Where do you turn to for ideas?

The Bridge-in-a-Backpack was developed after a conversation with the Department of Transportation. They were looking for a better way to build a bridge and were, at the time, challenged on the research side looking for a corrosion resistant bridge. Originally we were working jointly with AEWC for wind energy and this just came up. It’s funny how ideas start flowing once you see what composites can do and how it can be applied. Soon you’re just looking at the needs, finding the best solution.

How do you set yourself apart from your competition?

We offer elements from FRP rebar to decking materials, guard rails, arches; more of a complete package than just bridge parts. By taking on rebar we can literally build an entire bride from superstructure elements to the full project. We have a great team, young, with vision, that doesn’t just hear what people need. We try to be innovative, which helps us to be a little more aggressive in the market place.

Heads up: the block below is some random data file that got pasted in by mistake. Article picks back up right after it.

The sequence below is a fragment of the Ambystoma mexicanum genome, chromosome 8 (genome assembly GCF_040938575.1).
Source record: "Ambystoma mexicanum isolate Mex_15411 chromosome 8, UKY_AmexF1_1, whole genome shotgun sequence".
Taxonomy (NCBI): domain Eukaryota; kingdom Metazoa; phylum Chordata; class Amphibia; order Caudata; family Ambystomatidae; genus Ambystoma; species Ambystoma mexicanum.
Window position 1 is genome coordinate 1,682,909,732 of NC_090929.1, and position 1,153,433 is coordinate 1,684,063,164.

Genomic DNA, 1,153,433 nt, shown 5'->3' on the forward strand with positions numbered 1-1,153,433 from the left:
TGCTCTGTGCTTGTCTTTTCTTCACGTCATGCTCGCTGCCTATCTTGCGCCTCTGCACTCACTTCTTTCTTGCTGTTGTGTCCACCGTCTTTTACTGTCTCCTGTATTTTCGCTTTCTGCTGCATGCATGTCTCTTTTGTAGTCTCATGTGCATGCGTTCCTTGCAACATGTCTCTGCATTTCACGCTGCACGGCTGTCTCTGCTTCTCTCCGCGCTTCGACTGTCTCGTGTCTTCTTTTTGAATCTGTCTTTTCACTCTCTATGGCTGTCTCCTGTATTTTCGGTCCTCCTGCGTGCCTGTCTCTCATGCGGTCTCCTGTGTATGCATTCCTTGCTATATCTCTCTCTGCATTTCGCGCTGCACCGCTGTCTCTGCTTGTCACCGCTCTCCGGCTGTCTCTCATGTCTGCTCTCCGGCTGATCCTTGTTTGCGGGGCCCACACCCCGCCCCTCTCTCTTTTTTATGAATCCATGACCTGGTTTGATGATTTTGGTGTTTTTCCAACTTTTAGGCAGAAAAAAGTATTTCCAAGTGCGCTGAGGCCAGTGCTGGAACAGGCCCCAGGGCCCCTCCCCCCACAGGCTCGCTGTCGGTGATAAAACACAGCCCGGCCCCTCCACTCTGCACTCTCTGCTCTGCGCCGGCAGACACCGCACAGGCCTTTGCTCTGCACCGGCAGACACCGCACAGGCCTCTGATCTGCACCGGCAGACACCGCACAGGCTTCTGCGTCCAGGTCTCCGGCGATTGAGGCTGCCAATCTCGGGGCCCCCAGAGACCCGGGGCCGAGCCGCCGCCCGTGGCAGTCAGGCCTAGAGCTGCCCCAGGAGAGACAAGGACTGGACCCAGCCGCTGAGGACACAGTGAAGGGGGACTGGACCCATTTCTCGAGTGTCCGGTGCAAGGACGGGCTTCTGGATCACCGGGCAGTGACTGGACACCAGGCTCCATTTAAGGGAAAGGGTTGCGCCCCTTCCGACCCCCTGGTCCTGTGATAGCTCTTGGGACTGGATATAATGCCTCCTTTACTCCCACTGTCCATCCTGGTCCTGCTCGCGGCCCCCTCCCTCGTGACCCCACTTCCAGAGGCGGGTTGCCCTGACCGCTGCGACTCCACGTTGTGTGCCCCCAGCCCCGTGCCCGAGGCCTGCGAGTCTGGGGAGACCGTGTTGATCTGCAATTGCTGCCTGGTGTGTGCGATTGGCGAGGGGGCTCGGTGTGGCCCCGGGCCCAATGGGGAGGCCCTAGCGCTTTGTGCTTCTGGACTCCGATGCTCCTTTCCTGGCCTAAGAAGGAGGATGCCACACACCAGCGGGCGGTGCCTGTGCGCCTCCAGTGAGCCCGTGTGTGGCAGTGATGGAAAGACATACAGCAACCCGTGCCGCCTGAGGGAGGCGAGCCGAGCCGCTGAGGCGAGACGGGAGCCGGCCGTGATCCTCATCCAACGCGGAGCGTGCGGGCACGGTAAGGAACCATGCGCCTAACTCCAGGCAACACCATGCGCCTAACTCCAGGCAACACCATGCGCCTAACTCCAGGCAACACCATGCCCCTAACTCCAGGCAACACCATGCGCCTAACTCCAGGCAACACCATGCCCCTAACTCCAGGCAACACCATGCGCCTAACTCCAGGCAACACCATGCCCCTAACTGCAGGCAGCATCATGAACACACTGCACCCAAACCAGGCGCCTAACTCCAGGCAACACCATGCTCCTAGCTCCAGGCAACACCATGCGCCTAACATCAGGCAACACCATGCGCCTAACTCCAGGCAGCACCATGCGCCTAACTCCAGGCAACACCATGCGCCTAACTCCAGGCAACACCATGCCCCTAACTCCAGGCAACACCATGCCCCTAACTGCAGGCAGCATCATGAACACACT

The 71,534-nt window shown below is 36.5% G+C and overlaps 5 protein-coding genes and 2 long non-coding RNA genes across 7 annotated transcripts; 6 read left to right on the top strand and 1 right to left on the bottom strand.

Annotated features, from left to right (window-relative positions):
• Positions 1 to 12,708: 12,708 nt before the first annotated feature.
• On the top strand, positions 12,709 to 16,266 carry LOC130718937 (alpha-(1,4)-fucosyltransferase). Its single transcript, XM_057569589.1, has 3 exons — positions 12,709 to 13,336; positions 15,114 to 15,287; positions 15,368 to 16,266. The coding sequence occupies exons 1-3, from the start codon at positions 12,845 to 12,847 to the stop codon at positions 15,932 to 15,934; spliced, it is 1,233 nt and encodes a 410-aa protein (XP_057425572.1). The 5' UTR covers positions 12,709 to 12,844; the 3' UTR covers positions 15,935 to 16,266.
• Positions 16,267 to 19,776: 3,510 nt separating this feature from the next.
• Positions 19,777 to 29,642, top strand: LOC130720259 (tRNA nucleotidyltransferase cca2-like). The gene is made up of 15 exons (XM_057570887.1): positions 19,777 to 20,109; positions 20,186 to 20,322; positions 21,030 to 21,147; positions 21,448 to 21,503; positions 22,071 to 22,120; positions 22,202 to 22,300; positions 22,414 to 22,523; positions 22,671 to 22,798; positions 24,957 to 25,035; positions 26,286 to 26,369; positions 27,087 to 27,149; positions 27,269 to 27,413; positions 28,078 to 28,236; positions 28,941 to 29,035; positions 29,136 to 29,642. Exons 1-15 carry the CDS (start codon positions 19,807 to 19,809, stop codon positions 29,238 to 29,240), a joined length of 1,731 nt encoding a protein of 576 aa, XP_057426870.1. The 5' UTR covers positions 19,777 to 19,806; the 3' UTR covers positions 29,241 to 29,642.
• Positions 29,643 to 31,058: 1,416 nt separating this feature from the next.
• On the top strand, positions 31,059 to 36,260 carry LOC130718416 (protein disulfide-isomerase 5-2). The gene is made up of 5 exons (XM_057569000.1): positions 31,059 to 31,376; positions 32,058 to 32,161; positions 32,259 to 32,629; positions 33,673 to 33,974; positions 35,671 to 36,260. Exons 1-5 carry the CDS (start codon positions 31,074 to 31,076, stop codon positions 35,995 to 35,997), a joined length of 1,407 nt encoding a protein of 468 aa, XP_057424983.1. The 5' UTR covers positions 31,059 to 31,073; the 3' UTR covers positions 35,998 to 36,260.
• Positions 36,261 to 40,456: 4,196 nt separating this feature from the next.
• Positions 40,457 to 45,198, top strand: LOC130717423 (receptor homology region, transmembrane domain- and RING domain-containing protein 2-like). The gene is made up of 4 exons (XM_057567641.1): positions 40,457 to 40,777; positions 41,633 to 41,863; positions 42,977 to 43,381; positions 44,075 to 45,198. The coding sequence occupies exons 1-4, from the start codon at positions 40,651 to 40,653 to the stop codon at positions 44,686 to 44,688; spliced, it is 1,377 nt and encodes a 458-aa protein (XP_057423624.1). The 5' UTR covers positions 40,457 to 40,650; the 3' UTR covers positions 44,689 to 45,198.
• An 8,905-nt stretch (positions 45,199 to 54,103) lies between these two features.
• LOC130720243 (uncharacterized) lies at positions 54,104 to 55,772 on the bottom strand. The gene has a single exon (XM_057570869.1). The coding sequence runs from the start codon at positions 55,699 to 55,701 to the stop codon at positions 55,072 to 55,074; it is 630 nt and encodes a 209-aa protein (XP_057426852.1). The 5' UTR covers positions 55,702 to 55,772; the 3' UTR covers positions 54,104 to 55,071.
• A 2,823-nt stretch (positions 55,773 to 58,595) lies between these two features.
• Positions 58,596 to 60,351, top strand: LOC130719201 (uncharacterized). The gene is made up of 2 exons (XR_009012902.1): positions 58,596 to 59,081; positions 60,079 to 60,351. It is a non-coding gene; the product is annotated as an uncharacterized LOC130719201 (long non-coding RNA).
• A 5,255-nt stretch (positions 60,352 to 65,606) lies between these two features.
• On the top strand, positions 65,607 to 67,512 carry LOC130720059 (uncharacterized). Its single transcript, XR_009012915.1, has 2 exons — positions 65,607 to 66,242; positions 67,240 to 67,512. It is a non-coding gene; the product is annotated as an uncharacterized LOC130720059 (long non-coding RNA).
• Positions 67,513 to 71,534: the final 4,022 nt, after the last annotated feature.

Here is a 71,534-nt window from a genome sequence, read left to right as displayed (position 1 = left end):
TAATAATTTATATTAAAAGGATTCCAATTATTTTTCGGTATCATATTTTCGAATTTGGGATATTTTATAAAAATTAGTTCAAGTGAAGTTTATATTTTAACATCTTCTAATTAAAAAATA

Why did you decide to apply for the Charles Pankow Award?

We didn’t actually; a friend of Dr. Dagher nominated us for innovation and implementation. Not just a great idea and a concept, but also the implementation. We’re in the market and commercialized. This project started in the lab and we took it to the next level. A lot of patented ideas have died in the backyard but the Bridge-in-a-Backpack was brought into the main street. The other winners of the night were high profile companies. We were proud to be recognized as a small company that will be changing the way business is handled. After winning the award an Executive Director came to our table and said, “I love that it’s a great idea and it’s working today.”